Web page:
The Maharani’s Bedroom at Manik Bagh Palace, Indore with design pieces by Louis Sognot and Charlotte Alix
Vintage gelatin silver print
23.6 x 29.8 cm
Eckart Muthesius is best known for his visionary architectural and interior oeuvre in Indore, India, the remarkable modern masterpiece of the early 1930s, Manik Bagh, built for the Maharaja of Indore, Yeshwant Rao Holkar Bahadur. He is less known in the world of photography where his avant-garde practice in the late 1920s and 1930s captured images of ‘two’ Indias through a trained modernist lens.
Despite his self-described amateur hand at this craft (with his trusted Leica camera as constant companion), he was certainly influenced by his years studying at the Associated State School for Applied Arts (Vereinigte Staatsschule fur Angewandte Kunst) in Berlin and the London Polytechnic. While the Bauhaus raged, he was already well acquainted with its philosophy, given that his father, Hermann Muthesius, a founder of the Deutscher Werkbund, had already instilled in him the idea of modernism and the future of urban comfort.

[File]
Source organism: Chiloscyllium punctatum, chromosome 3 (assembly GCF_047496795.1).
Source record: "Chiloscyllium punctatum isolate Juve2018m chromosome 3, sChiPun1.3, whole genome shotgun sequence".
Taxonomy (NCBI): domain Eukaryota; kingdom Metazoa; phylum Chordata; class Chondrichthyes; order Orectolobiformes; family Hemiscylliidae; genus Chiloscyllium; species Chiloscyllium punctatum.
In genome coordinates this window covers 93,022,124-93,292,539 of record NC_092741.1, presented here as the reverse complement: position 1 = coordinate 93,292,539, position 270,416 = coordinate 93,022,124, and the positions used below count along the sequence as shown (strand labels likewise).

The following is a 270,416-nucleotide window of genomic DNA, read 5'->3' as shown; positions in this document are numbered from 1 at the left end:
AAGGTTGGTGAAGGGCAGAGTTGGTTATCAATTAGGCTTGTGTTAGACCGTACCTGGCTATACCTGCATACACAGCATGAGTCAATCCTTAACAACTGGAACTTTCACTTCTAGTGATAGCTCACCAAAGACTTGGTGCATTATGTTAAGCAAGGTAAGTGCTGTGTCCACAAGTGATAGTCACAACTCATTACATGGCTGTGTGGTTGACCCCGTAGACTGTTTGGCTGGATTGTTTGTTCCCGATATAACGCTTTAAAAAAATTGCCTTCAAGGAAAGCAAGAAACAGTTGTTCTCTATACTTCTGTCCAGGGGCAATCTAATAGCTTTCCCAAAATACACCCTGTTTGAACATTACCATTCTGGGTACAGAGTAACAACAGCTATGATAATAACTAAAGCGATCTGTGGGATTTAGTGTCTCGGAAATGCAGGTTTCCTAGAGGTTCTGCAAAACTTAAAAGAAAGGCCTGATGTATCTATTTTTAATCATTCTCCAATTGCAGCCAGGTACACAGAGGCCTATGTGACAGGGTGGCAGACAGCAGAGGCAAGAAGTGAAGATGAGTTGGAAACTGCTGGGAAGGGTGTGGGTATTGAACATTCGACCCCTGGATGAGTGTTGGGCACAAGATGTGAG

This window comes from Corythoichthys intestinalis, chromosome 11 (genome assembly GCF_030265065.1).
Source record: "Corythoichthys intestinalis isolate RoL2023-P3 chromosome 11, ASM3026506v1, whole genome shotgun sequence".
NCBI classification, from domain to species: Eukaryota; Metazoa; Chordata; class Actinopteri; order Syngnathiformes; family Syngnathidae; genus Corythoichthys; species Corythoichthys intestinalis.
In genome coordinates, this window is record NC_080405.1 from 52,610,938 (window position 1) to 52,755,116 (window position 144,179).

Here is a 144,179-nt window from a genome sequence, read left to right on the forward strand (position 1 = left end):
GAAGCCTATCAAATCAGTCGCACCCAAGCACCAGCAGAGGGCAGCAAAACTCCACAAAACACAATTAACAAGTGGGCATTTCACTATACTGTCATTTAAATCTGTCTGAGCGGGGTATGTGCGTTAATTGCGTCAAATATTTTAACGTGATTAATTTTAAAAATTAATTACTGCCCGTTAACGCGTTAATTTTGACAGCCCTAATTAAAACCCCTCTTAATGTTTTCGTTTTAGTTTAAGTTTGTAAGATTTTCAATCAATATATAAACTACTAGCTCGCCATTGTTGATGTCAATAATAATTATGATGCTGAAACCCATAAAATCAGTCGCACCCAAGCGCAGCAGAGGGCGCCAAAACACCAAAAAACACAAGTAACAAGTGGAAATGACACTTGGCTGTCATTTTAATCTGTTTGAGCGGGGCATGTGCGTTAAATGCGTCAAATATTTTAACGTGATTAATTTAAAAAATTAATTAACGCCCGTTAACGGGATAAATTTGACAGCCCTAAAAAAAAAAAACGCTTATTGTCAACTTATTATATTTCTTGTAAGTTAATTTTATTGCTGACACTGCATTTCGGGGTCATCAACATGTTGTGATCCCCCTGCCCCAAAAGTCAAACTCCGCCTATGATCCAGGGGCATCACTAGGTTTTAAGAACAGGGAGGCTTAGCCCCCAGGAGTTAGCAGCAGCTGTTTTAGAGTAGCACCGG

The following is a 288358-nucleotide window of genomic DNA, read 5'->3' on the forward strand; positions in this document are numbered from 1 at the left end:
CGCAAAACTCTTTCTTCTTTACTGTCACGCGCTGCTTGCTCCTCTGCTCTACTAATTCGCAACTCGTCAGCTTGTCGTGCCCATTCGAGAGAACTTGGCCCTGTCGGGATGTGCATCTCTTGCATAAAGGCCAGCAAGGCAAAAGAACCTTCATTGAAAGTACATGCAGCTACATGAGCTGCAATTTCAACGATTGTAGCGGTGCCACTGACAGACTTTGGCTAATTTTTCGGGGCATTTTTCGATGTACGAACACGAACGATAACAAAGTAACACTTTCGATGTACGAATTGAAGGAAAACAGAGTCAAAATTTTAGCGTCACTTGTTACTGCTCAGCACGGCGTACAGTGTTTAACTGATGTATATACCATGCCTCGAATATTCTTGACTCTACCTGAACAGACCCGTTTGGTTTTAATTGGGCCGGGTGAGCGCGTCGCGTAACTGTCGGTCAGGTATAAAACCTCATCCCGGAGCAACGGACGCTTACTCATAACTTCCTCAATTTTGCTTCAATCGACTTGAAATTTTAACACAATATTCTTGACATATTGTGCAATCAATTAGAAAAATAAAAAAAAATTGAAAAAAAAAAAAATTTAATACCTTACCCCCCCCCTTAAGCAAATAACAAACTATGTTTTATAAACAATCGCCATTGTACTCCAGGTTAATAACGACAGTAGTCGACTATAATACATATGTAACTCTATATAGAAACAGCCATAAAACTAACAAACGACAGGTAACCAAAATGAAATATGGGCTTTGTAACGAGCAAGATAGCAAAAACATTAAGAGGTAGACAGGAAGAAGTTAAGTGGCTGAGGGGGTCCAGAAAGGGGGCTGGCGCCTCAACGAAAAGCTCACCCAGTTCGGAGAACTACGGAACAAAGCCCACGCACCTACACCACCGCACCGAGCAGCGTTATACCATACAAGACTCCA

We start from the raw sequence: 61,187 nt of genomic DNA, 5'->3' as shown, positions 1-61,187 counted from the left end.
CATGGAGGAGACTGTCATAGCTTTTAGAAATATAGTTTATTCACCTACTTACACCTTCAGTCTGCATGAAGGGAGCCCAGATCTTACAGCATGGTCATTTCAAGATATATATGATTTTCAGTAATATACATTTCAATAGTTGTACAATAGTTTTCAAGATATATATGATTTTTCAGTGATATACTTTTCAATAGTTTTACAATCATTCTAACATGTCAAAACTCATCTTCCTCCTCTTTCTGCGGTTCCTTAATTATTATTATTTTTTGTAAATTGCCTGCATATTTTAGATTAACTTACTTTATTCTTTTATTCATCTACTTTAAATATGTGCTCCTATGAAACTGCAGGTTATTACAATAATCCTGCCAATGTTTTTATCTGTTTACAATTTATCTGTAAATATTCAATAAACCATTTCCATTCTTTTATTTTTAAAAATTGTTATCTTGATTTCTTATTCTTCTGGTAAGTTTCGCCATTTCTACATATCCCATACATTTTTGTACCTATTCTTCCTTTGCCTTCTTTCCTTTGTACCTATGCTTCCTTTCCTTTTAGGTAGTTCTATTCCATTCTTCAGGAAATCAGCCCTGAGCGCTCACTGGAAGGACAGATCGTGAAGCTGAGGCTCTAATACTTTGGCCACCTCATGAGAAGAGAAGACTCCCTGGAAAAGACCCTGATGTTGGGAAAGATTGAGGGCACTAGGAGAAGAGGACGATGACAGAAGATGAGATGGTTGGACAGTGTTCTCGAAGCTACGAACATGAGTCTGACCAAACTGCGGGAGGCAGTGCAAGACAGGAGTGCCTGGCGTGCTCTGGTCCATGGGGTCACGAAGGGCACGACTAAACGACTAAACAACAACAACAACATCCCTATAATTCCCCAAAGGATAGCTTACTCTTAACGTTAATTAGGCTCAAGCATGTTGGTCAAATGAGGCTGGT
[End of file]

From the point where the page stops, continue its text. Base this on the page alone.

Upon the completion of his ‘Gesamtkunstwerk’ Manik Bagh, in Indore, India, he photographed the entire project in great detail. In the photographs of the interiors he highlights the streamlined elegance of his architecture and designs as well as some the greatest modern creators of the time, from Eileen Gray to Le Corbusier and Emile- Jacques Ruhlmann, among others; in these composed photographs we observe his prodigious approach to clean modernist form / lighting and proportion and the most remarkable materials available worthy of a prince.
His images present these spaces as stages for the imagination and contemplation where the future of design aesthetics could be appreciated in the realm of daily life, albeit in a rather spectacular setting.
The Estate of the artist, Germany.
Moderne Maharajah, un mécène des années 1930. Musée des Arts Décoratifs, Paris, 26 September 2019 – 12 January 2020.
Billé, Raphaèle, and Louise Curtis. Moderne Maharajah, un mécène des années 1930. Musée des Arts Décoratifs, Paris, 2019, pp. 110-111.
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